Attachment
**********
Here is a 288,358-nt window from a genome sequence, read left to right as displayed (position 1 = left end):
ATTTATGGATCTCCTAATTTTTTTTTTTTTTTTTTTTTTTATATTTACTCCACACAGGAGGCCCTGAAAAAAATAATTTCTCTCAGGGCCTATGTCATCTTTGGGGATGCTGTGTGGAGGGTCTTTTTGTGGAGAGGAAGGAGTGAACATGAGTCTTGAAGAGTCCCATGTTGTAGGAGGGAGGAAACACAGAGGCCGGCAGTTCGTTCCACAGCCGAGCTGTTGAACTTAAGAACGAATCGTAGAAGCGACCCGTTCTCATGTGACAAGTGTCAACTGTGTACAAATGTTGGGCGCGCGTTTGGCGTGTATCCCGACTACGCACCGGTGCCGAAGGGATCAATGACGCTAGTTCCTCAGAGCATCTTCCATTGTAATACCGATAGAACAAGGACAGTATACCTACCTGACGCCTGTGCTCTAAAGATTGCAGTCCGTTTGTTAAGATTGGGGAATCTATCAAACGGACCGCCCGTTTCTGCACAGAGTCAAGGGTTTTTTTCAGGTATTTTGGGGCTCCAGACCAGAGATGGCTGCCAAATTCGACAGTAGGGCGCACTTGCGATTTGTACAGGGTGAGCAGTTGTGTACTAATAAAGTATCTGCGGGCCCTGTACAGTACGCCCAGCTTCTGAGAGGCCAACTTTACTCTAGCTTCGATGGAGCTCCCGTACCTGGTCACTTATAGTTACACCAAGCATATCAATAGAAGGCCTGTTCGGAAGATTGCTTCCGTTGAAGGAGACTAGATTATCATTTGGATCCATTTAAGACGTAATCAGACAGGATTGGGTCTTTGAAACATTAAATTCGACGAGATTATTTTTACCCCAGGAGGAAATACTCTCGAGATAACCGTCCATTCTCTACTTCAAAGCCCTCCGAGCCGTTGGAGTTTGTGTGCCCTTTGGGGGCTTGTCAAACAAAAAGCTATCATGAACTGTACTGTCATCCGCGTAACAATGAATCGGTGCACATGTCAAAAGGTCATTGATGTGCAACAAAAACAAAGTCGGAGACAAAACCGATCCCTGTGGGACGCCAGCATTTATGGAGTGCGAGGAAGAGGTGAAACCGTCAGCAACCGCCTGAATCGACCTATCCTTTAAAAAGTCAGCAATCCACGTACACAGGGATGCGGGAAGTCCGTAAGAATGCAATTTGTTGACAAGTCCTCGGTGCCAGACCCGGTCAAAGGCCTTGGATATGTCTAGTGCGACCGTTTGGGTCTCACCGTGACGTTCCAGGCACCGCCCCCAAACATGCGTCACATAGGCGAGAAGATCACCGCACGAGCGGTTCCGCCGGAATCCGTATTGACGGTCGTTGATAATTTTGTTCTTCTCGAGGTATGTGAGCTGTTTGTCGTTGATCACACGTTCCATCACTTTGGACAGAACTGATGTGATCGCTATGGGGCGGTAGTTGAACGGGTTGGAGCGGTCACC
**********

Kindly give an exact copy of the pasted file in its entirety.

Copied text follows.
Here is a 288,358-nt window from a genome sequence, read left to right as displayed (position 1 = left end):
ATTTATGGATCTCCTAATTTTTTTTTTTTTTTTTTTTTTTATATTTACTCCACACAGGAGGCCCTGAAAAAAATAATTTCTCTCAGGGCCTATGTCATCTTTGGGGATGCTGTGTGGAGGGTCTTTTTGTGGAGAGGAAGGAGTGAACATGAGTCTTGAAGAGTCCCATGTTGTAGGAGGGAGGAAACACAGAGGCCGGCAGTTCGTTCCACAGCCGAGCTGTTGAACTTAAGAACGAATCGTAGAAGCGACCCGTTCTCATGTGACAAGTGTCAACTGTGTACAAATGTTGGGCGCGCGTTTGGCGTGTATCCCGACTACGCACCGGTGCCGAAGGGATCAATGACGCTAGTTCCTCAGAGCATCTTCCATTGTAATACCGATAGAACAAGGACAGTATACCTACCTGACGCCTGTGCTCTAAAGATTGCAGTCCGTTTGTTAAGATTGGGGAATCTATCAAACGGACCGCCCGTTTCTGCACAGAGTCAAGGGTTTTTTTCAGGTATTTTGGGGCTCCAGACCAGAGATGGCTGCCAAATTCGACAGTAGGGCGCACTTGCGATTTGTACAGGGTGAGCAGTTGTGTACTAATAAAGTATCTGCGGGCCCTGTACAGTACGCCCAGCTTCTGAGAGGCCAACTTTACTCTAGCTTCGATGGAGCTCCCGTACCTGGTCACTTATAGTTACACCAAGCATATCAATAGAAGGCCTGTTCGGAAGATTGCTTCCGTTGAAGGAGACTAGATTATCATTTGGATCCATTTAAGACGTAATCAGACAGGATTGGGTCTTTGAAACATTAAATTCGACGAGATTATTTTTACCCCAGGAGGAAATACTCTCGAGATAACCGTCCATTCTCTACTTCAAAGCCCTCCGAGCCGTTGGAGTTTGTGTGCCCTTTGGGGGCTTGTCAAACAAAAAGCTATCATGAACTGTACTGTCATCCGCGTAACAATGAATCGGTGCACATGTCAAAAGGTCATTGATGTGCAACAAAAACAAAGTCGGAGACAAAACCGATCCCTGTGGGACGCCAGCATTTATGGAGTGCGAGGAAGAGGTGAAACCGTCAGCAACCGCCTGAATCGACCTATCCTTTAAAAAGTCAGCAATCCACGTACACAGGGATGCGGGAAGTCCGTAAGAATGCAATTTGTTGACAAGTCCTCGGTGCCAGACCCGGTCAAAGGCCTTGGATATGTCTAGTGCGACCGTTTGGGTCTCACCGTGACGTTCCAGGCACCGCCCCCAAACATGCGTCACATAGGCGAGAAGATCACCGCACGAGCGGTTCCGCCGGAATCCGTATTGACGGTCGTTGATAATTTTGTTCTTCTCGAGGTATGTGAGCTGTTTGTCGTTGATCACACGTTCCATCACTTTGGACAGAACTGATGTGATCGCTATGGGGCGGTAGTTGAACGGGTTGGAGCGGTCACC